Since I enjoy writing historical fiction, I research, research, and then research. I organize all my research in three-ring binders by subject. Battle Fox filled up six of these 4-inch binders. Then I outline with the understanding that the creative process may lead in an unexpected direction. Once I sit down to begin, I write directly on the computer, format as I go, and revise each chapter at least three times before I go onto the next. It’s important to me to get it down on paper, however rough it may be, and go back and polish it later.
My books go through at least three or four drafts. Many times the story as it develops calls for further research, so I am usually researching and writing at the same time.
I wish I were so disciplined that I could have a set time each day to write, but I have a full-time job, so I cannot. One day when I am famous and can quit my day job, I shall write early in the morning and devote several hours a day to the craft. Now I write, as the Irish would say, “when the fit is on me,” which might be in the middle of the night if a dream wakes me up with an idea that will make the story or a character pop.
There comes a point for me in the writing where the work takes on a life and momentum of its own, and that is the part I like best because then the book begins to write itself and I am like a channel through which the story flows. I love that.
DAVID WISEHART: What authors most inspire you?
KATHLEEN FANNING: Aldous Huxley, Edgar Allen Poe, Arthur Conan Doyle, Edgar Rice Burroughs, Douglas Preston, Lincoln Child, James Patterson’s Alex Cross books, Louisa May Alcott, Ralph Waldo Emerson, Wayne Dyer, Steve Allen, L. Frank Baum, Rudyard Kipling, Charles Dickens, William Shakespeare, Mary Stewart, A. A. Milne, J. K. Rowling, Mel Brooks
DAVID WISEHART: What one book, written by someone else, do you wish you’d written yourself?
KATHLEEN FANNING: Bridges of Madison County. I am not a fan of that book, but I shall attempt to be polite and not say what I think of the plot and writing. I wish I could knock off barely 100 pages and make millions for it. The same goes for Love Story.
DAVID WISEHART: How have you marketed and promoted your work?
KATHLEEN FANNING: I have only just published Battle Fox last week, so I have much to learn and apply when it comes to marketing. So far I have highlighted it on my author webpage: http://www.ktfanning.com, created a facebook fan page for it, and am in the process of letting people know it’s out there.
At the turn of the century (2000/2001) I published my first two books, Atlantean Knights and Once Over Lightly, with a print-on-demand publisher. I appeared on a local television talk show to promote them and was lucky enough to secure book signings in a few Borders and Books-a-Million stores before they shut out print-on-demand authors. In addition, I convinced local newspapers to do articles on my books, and in one case my picture with my book made the front page (yes—it is a small town). I also did readings at a senior center.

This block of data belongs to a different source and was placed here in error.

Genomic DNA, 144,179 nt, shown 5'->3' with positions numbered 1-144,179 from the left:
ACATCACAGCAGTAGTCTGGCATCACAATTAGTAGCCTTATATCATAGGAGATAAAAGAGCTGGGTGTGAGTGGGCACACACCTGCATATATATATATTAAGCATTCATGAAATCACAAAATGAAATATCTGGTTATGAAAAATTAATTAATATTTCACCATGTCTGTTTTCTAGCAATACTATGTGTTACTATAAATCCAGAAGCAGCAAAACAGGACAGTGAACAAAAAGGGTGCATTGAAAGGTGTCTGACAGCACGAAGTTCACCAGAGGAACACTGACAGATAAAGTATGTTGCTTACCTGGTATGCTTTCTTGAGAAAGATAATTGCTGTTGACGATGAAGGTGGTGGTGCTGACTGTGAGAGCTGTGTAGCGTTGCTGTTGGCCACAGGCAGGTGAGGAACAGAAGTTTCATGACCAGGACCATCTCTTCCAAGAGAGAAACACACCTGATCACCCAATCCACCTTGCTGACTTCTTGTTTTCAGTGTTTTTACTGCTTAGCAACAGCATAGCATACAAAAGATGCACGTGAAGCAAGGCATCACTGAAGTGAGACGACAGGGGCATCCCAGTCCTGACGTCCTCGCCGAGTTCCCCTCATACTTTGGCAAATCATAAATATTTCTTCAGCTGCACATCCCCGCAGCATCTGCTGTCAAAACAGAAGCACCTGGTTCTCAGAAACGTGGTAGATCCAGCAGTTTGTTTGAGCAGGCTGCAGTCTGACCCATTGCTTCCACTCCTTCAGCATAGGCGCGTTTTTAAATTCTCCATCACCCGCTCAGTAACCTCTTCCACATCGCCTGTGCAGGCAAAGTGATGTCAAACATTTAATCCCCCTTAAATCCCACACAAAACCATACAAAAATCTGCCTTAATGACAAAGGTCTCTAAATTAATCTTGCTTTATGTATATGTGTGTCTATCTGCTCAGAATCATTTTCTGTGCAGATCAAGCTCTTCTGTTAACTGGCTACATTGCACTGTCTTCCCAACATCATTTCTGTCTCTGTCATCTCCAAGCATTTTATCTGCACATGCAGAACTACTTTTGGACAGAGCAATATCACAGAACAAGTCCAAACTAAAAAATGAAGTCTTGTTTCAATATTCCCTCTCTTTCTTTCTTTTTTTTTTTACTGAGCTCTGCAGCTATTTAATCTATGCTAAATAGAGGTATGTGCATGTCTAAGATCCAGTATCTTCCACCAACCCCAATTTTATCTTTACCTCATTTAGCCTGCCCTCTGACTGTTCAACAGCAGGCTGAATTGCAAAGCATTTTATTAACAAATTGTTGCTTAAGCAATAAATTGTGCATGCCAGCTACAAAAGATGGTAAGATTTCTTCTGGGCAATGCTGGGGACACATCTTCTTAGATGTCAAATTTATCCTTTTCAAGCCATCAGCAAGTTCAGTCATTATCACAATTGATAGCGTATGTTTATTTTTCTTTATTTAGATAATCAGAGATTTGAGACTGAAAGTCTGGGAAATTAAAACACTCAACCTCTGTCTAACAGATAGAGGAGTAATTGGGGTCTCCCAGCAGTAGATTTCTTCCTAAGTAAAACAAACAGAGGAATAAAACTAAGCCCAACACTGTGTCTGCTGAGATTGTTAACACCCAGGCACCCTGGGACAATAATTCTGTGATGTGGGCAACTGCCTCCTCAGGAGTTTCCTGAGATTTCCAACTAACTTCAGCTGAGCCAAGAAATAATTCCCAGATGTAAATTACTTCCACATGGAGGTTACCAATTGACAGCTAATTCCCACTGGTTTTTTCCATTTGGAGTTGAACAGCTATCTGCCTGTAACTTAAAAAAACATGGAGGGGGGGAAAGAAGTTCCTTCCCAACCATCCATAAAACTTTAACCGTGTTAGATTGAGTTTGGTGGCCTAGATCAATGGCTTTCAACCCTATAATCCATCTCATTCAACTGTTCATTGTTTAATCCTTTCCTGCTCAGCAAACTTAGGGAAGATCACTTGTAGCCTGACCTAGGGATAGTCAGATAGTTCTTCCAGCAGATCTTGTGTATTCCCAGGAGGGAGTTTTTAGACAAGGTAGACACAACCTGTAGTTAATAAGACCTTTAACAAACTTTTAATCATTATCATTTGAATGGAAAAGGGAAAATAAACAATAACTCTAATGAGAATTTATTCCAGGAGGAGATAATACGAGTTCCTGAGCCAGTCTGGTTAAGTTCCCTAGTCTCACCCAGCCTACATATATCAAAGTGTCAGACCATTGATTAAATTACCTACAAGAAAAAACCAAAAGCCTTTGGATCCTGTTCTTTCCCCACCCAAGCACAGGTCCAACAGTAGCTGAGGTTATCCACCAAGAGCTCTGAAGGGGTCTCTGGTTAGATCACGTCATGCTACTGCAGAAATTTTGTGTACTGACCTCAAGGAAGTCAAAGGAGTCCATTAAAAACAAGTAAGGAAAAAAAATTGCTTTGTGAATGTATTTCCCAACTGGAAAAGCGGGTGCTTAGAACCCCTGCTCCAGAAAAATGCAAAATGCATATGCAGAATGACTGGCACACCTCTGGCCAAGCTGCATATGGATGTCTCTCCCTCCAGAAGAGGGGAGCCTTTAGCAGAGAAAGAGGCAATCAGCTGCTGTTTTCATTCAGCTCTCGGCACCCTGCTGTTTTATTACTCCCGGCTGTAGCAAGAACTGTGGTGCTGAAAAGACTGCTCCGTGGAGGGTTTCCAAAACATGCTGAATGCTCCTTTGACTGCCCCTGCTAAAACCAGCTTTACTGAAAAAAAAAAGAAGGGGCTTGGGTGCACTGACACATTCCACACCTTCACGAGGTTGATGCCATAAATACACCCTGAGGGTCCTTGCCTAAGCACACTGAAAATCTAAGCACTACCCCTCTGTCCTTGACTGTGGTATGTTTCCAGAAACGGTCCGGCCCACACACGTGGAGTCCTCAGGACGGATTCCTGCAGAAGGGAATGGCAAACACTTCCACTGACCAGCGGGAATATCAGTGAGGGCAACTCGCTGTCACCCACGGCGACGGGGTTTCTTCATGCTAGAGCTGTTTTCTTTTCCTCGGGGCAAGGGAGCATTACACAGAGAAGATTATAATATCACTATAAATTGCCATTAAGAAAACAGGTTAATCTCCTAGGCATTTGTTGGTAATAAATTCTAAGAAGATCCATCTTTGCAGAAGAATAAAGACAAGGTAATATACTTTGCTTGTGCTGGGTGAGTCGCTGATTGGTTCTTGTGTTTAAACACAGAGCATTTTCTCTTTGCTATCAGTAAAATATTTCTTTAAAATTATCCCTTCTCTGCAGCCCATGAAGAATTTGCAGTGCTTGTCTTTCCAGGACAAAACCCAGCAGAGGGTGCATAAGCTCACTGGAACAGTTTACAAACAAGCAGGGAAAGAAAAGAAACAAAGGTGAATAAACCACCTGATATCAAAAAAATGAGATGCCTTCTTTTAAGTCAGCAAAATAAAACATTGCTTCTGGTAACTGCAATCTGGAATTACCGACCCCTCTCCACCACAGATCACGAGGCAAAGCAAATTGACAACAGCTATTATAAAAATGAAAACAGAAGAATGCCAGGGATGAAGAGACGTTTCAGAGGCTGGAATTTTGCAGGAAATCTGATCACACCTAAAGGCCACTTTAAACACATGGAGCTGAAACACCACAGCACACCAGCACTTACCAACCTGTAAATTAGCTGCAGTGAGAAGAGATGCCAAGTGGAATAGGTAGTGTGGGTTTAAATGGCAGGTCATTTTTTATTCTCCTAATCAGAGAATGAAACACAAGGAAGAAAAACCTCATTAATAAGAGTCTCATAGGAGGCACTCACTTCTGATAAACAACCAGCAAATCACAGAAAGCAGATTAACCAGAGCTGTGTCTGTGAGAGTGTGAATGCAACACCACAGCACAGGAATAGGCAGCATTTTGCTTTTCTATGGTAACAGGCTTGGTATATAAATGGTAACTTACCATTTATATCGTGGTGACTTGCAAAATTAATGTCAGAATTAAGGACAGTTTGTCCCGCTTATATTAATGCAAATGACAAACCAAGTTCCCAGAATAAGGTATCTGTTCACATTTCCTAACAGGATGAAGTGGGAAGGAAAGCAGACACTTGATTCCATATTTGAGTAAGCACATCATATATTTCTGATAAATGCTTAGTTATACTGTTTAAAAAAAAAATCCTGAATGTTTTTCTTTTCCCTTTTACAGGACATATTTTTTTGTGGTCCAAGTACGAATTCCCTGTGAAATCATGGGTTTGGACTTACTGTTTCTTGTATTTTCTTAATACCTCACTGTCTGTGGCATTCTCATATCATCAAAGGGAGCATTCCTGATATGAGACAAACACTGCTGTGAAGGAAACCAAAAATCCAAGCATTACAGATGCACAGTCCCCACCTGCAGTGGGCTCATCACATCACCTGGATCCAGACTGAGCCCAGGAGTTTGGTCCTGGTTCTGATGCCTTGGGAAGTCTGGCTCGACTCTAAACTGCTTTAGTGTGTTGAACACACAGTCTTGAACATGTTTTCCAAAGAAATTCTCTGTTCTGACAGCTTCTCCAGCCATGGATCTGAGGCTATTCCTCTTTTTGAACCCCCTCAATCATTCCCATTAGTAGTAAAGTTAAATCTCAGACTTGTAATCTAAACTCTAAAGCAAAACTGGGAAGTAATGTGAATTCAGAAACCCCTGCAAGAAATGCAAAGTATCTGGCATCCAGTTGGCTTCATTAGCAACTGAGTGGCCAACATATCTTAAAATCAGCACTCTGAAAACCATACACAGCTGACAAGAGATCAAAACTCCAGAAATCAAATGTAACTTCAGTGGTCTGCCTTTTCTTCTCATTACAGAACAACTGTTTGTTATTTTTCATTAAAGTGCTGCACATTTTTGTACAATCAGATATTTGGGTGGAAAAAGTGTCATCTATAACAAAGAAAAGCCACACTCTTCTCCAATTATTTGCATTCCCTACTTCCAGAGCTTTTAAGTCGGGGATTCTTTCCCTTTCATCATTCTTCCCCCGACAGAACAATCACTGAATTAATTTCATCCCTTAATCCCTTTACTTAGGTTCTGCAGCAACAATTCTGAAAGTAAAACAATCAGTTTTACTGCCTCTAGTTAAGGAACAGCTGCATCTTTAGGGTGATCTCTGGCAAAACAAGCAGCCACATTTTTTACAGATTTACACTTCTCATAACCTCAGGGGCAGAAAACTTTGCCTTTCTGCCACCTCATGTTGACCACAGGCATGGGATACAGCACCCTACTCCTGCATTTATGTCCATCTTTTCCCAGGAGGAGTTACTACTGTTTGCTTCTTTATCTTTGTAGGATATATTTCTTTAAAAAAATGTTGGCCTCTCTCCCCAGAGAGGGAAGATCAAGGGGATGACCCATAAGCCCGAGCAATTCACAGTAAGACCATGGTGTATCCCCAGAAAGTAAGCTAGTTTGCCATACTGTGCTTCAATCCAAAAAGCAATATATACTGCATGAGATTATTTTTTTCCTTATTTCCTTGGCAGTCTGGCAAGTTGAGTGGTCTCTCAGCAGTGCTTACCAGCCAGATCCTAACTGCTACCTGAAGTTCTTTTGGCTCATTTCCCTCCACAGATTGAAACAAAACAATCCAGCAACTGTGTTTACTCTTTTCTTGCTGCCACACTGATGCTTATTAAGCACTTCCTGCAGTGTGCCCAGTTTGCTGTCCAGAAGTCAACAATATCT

DAVID WISEHART: Why publish on Kindle?
KATHLEEN FANNING: “While your work is unique, very well written and interesting, I am sorry it is just not for me. Please understand this is very subjective, and good luck submitting your book elsewhere.” Signed, the agent. Need I say more? Honestly, if you don’t know how to market a book or sell it to a publisher then why are you an agent?
That said, I decided it was high time I joined the 21st century, and it looks to me like e-publishing is the wave of the future. I published with Kindle and Smashbooks because I want my books in the hands of the readers. I would much prefer readers to decide if they like my books rather than an elite clique of people sitting in their offices on Park Avenue who seem to have all but closed the publishing world, with few exceptions, to long-established best-selling authors or celebrities.
Print-on-demand has become an expensive proposition, and I do not hold 100% rights to my books. The publisher wants hundreds of dollars to format and submit my two existing books to Kindle or other ebook venues, something I am perfectly qualified to do myself free of charge. When I am ready to publish my first two novels as ebooks, I have to cancel my contract to get them back and create my own covers as I do not have rights to the cover art they provided. Also, my royalties are only 20%. I have always been an independent person. I love the idea of being an indie author.
DAVID WISEHART: What advice would you give to a first-time author thinking of self-publishing on Kindle?
KATHLEEN FANNING: What have you got to lose? You retain control of your precious work. You are free to pursue a printed venue and continue submitting to the establishment should you wish. And, frankly, in the process of submitting your work as an e-book, you will learn a lot about formatting, marketing, and the business side of being an author. Wouldn’t it be wonderful if a publisher approached you asking to publish your book instead of the other way around?
DAVID WISEHART: Thanks, and best of luck with your books.
ABOUT THE AUTHOR
The author's adventures have taken her to most of the contiguous United States, both coasts of Canada, Nova Scotia, Mexico, Scotland, England, France, Egypt, and the Bahamas.